Verizon’s 5G gets points for speed but knocks for coverage

US Bank Stadium
SRG estimates there are close to 100 nodes with two Ericsson radios in downtown Minneapolis, which look similar to what's shown in the picture. (Signals Research Group)

Verizon’s new 5G service in Minneapolis and Chicago appears to be delivering on the speed promises, with users reporting 10 times faster speeds than LTE, but it’s getting knocks for lack of coverage.

As chronicled in its Signals Flash newsletter, Signals Research Group (SRG) clocked 676.6 Mbps average and 909.4 Mbps outside U.S. Bank Stadium in Minneapolis. But that was just one random test.

“It suggests those kinds of data speeds are possible, but we’re not making any statements about what the typical user experience is going to be,” said Mike Thelander, CEO and founder of SRG, which is based in Independence, Minnesota. A comprehensive benchmark study will come later. 

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SRG chart
Verizon launched its mobile 5G service, called 5G Ultra Wideband, on April 3, just about a week ahead of schedule and a couple of days before South Korea made its commercial 5G debut. In so doing, it said its early 5G customers in Chicago and Minneapolis could expect typical download speeds of 450 Mbps, with peak speeds of nearly 1 Gbps, and latency less than 30 milliseconds. 

 
The Verge on Thursday reported getting speeds between 400 Mbps and 600 Mbps on downloads in Chicago, roughly 10 times faster than an iPhone XS Max, but found coverage to be sparse even at the venues that Verizon identified as having 5G. The upload rates also were slower than expected.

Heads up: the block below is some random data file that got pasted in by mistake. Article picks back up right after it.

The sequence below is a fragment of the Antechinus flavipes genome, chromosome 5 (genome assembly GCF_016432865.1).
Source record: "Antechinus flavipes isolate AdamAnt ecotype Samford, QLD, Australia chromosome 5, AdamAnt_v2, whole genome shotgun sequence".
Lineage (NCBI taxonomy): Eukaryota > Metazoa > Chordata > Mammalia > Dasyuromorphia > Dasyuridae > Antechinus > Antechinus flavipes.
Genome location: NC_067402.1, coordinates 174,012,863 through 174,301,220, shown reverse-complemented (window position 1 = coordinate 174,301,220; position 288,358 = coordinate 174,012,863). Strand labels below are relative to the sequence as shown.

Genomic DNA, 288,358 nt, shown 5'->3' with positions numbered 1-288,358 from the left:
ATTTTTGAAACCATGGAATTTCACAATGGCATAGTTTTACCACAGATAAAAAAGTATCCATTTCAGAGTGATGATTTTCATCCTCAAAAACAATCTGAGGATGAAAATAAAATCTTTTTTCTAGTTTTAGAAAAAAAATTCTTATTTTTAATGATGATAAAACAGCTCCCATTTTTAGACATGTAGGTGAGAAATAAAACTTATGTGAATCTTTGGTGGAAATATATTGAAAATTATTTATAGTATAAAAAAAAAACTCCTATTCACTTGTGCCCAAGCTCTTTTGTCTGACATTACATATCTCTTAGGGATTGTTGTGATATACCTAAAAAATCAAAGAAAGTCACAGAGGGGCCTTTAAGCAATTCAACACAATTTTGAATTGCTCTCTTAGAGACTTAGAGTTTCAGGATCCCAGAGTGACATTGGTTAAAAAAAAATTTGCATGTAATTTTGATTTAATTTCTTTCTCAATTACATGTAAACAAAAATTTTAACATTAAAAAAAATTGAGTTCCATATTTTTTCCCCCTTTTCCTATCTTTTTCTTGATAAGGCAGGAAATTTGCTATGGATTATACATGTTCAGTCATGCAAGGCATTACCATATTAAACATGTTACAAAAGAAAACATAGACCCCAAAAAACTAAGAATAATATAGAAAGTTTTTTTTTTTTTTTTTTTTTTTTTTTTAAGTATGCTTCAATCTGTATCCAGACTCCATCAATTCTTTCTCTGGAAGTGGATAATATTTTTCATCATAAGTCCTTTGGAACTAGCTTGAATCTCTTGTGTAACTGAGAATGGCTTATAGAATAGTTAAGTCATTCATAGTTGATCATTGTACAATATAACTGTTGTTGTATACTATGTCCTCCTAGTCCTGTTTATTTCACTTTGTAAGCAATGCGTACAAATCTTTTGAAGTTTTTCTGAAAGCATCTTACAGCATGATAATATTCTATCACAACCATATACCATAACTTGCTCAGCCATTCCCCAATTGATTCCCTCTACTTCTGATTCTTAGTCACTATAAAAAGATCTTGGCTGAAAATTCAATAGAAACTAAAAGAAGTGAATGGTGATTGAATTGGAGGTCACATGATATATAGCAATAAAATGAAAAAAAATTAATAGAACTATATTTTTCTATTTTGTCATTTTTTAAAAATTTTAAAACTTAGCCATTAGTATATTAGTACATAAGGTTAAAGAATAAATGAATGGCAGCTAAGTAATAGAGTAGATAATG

Verizon is using the Non-Standalone (NSA) version of 5G, which is what most operators are using initially for 5G, so LTE is at the core as an anchor. (The Standalone (SA) version of the 5G standard does not require an LTE anchor.) SRG estimates that Verizon has 100 5G nodes with Ericsson radios deployed in downtown Minneapolis and probably more in Chicago because it’s a bigger city.

Thelander explained that the 5G radio is only being used for downlink data traffic; any uploading is going over the LTE network. That’s something that will change. “I think it’s more of a vendor road map type of thing,” he said.

RELATED: Verizon’s 5G Ultra Wideband pricing scheme is a hint at what’s to come

SRG didn't measure latency in its initial test because it doesn't expect any meaningful differences compared with LTE. The 1-millisecond latency goal that people talk about with 5G is not a reality today because the latency is no better than what one gets with LTE, Thelander said. 3GPP is still working on the next phase of the standard, Release 16, where ultralow-latency values will emerge.

“It’s really not until you get to Release 16 that you get the 5G core network in place and you have mobile edge computing basically bringing that content closer to the edge of the network—that’s where you start to see the really low latency numbers that people talk about with 5G," he said.

SRG noted a few other data points. Verizon is using 28 GHz spectrum and 400 MHz of TDD spectrum in these early markets, not including the LTE anchor carrier, for control channel information.

The test results released Thursday were meant to be a teaser before the firm releases its more conclusive benchmark study, probably at the end of the month. The focus of that study will be on downlink performance, millimeter wave propagation and much more.

While select areas of Chicago and Minneapolis are the first to experience Verizon’s 5G Ultra Wideband mobility service, Verizon announced plans in February to launch its 5G service in more than 30 U.S. cities in 2019.

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